Although, as you may have noticed, I set a lot of books in space, I have absolutely no desire to travel beyond Earth’s thin, life sustaining atmosphere. No Mr. Right Stuff here (until maybe they invent transporters, c’mon Scotty). That said, I do love to learn about the brave souls who do make such journeys, who get to see our beautiful planet as, well…a planet. I find the details fascinating. So when I learned that author Helen Taylor had a debut picture book coming out called HOW TO EAT IN SPACE (Little, Brown Books for Young Readers, 2023), I knew I had to learn more.

Me: Congratulations on your awesome picture book debut! HOW TO EAT IN SPACE is a fun way to look at the challenges of living in an environment such as the International Space Station. What inspired you to write this book?

Helen: Thank you so much, Jonathan! This book was so fun to research. I had never thought much about astronaut food until I came across an article about some plant-growing experiments happening on the International Space Station. NASA astronauts were growing lettuce in a chamber appropriately named “Veggie” and the details were fascinating! I started outlining a picture book about that, but quickly came to realize just how many other interesting aspects there are to astronaut nutrition. So the scope of the book expanded from how to grow salad in space to how to eat in space.


Me: What’s your background? Did you always want to write for children?

Helen: you had asked me ten years ago, I couldn’t have told you that I was heading toward kidlit, and yet I feel like I’ve landed in the right spot. As a kid, I loved to read and write stories, and in high school I developed an interest in science and math. After grad school, I ended up doing communications for a science museum, which was awesome! I got to write about exhibits, events, and all sorts of cool stuff happening behind the scenes. It was only after becoming a parent that I decided to try writing about science specifically for kids.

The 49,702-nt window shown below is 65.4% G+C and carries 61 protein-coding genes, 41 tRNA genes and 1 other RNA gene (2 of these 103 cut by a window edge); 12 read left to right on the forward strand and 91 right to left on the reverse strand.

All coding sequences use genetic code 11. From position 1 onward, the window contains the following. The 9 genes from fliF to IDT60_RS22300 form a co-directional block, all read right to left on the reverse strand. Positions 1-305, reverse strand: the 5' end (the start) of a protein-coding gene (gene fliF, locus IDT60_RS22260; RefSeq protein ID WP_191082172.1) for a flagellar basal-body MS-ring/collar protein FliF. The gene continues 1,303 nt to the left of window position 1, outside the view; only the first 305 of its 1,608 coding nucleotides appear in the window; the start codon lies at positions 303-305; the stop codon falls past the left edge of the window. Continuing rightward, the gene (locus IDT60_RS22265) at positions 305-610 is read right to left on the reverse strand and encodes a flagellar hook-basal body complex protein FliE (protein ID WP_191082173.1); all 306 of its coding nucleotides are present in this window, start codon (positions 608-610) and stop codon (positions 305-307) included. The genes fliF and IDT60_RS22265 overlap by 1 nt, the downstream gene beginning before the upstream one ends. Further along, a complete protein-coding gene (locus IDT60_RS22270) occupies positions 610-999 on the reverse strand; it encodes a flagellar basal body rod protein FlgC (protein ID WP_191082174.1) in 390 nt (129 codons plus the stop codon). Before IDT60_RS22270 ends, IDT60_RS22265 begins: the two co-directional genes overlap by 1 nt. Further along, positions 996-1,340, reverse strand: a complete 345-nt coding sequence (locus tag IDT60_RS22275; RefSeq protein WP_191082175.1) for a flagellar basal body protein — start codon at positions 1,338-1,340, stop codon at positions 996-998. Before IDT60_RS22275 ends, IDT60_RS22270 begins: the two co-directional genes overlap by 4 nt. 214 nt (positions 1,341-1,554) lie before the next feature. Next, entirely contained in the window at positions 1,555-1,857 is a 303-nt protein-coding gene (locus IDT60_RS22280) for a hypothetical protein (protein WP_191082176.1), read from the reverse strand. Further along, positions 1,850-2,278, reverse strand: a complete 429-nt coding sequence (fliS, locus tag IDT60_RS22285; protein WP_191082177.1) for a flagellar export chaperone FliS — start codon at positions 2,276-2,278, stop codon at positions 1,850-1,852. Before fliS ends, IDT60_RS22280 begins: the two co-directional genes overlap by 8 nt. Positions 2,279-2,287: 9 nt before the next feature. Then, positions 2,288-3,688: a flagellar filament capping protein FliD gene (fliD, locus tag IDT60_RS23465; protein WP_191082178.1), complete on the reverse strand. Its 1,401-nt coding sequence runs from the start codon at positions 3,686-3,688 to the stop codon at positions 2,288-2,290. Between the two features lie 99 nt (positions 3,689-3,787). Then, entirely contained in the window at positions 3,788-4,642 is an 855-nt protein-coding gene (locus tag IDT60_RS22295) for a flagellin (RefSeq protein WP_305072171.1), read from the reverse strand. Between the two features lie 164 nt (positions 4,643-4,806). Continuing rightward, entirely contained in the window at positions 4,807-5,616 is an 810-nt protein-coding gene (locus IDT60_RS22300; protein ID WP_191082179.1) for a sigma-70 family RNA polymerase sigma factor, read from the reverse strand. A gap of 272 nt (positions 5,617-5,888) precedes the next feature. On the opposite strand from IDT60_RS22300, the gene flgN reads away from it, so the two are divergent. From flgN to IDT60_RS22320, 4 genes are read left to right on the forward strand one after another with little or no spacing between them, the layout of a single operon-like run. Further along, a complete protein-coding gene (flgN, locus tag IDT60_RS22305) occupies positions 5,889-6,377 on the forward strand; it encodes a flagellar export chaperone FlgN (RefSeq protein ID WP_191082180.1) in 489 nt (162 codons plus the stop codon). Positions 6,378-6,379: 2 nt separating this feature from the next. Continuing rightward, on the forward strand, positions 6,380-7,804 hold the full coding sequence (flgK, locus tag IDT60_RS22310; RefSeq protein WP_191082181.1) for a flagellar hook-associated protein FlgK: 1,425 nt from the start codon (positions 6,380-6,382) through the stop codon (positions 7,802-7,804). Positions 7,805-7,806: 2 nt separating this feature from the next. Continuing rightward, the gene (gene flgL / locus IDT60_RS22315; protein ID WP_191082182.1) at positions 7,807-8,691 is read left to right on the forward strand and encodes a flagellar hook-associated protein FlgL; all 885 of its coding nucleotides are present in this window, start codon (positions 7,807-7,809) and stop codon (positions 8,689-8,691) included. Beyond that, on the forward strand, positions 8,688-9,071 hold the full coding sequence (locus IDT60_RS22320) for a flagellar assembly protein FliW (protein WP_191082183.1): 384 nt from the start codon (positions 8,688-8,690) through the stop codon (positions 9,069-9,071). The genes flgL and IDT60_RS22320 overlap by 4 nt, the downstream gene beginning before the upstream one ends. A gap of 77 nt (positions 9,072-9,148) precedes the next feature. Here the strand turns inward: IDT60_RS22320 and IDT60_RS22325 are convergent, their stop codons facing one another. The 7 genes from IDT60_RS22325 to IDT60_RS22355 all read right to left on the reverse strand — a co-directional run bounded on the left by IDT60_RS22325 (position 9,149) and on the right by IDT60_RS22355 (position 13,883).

Me: If offered a chance, would you go to space? What would you include in your ‘bonus box’?

Helen: I think it would be amazing to orbit Earth a few times! But as far as an extended trip to space, I’m not sure I have “the right stuff.” What I do have is enormous respect for all that astronauts sacrifice and endure for their work! If I were to have a bonus box of my own, my top five requests would be sundried tomatoes, crunchy mochi bites, Snickers bars, good balsamic vinegar, and hot sauce.

Me: What vibrant illustrations! What, if any, was your involvement with your illustrator? And what was it like seeing the illustrations come to light?

Helen: Seeing Stevie Lewis’ illustrations come together was amazing—she is incredibly talented! She created a fabulous cast of characters to guide readers through the tips on each spread. (There was really no character-specific material in the manuscript at all, just a few lines of unattributed dialogue.)  I also love how she captured the essence of the space station in a way that is both authentic and inviting, no small feat for such an industrial environment. Stevie and I weren’t in direct contact while she was working on the illustrations, but I did send along some reference material I had gathered while doing my own research. We also communicated through our editor at several points as part of the fact-checking process.


Me: Can you share what you’re working on now?

Helen: Sure! I have a photo-illustrated book coming out in 2024 with Tilbury House called Chasing Guano: The Discovery of a Penguin Supercolony. I’m working on revisions for that book right now. Meanwhile, there’s a science-meets-history story in my head that I want to get down on paper, so I’m hoping to find time for that soon!

Me: Thank you, Helen, for chatting. Wishing your book much success!

To learn more, please visit HELEN TAYLOR – Helen Taylor – Home (


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